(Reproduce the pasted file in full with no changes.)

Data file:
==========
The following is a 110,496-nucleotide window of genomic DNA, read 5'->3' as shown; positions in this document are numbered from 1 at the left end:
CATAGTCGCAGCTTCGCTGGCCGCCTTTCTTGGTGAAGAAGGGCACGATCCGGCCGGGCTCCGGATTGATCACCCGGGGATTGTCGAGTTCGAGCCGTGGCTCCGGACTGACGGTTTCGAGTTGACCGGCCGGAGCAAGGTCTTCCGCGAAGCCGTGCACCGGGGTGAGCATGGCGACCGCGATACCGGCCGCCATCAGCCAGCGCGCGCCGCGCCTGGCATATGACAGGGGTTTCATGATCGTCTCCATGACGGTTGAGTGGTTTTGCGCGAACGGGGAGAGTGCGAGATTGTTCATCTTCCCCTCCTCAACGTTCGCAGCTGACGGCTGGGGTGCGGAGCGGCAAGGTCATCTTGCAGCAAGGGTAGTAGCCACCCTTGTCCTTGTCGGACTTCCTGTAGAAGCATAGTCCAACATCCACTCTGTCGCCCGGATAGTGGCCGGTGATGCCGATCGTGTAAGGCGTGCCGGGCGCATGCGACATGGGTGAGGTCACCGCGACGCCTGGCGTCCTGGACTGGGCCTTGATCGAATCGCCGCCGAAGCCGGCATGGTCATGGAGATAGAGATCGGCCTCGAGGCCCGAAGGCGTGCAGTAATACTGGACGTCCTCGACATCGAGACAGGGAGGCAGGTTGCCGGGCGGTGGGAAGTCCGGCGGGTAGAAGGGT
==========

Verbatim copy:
The following is a 110,496-nucleotide window of genomic DNA, read 5'->3' as shown; positions in this document are numbered from 1 at the left end:
CATAGTCGCAGCTTCGCTGGCCGCCTTTCTTGGTGAAGAAGGGCACGATCCGGCCGGGCTCCGGATTGATCACCCGGGGATTGTCGAGTTCGAGCCGTGGCTCCGGACTGACGGTTTCGAGTTGACCGGCCGGAGCAAGGTCTTCCGCGAAGCCGTGCACCGGGGTGAGCATGGCGACCGCGATACCGGCCGCCATCAGCCAGCGCGCGCCGCGCCTGGCATATGACAGGGGTTTCATGATCGTCTCCATGACGGTTGAGTGGTTTTGCGCGAACGGGGAGAGTGCGAGATTGTTCATCTTCCCCTCCTCAACGTTCGCAGCTGACGGCTGGGGTGCGGAGCGGCAAGGTCATCTTGCAGCAAGGGTAGTAGCCACCCTTGTCCTTGTCGGACTTCCTGTAGAAGCATAGTCCAACATCCACTCTGTCGCCCGGATAGTGGCCGGTGATGCCGATCGTGTAAGGCGTGCCGGGCGCATGCGACATGGGTGAGGTCACCGCGACGCCTGGCGTCCTGGACTGGGCCTTGATCGAATCGCCGCCGAAGCCGGCATGGTCATGGAGATAGAGATCGGCCTCGAGGCCCGAAGGCGTGCAGTAATACTGGACGTCCTCGACATCGAGACAGGGAGGCAGGTTGCCGGGCGGTGGGAAGTCCGGCGGGTAGAAGGGT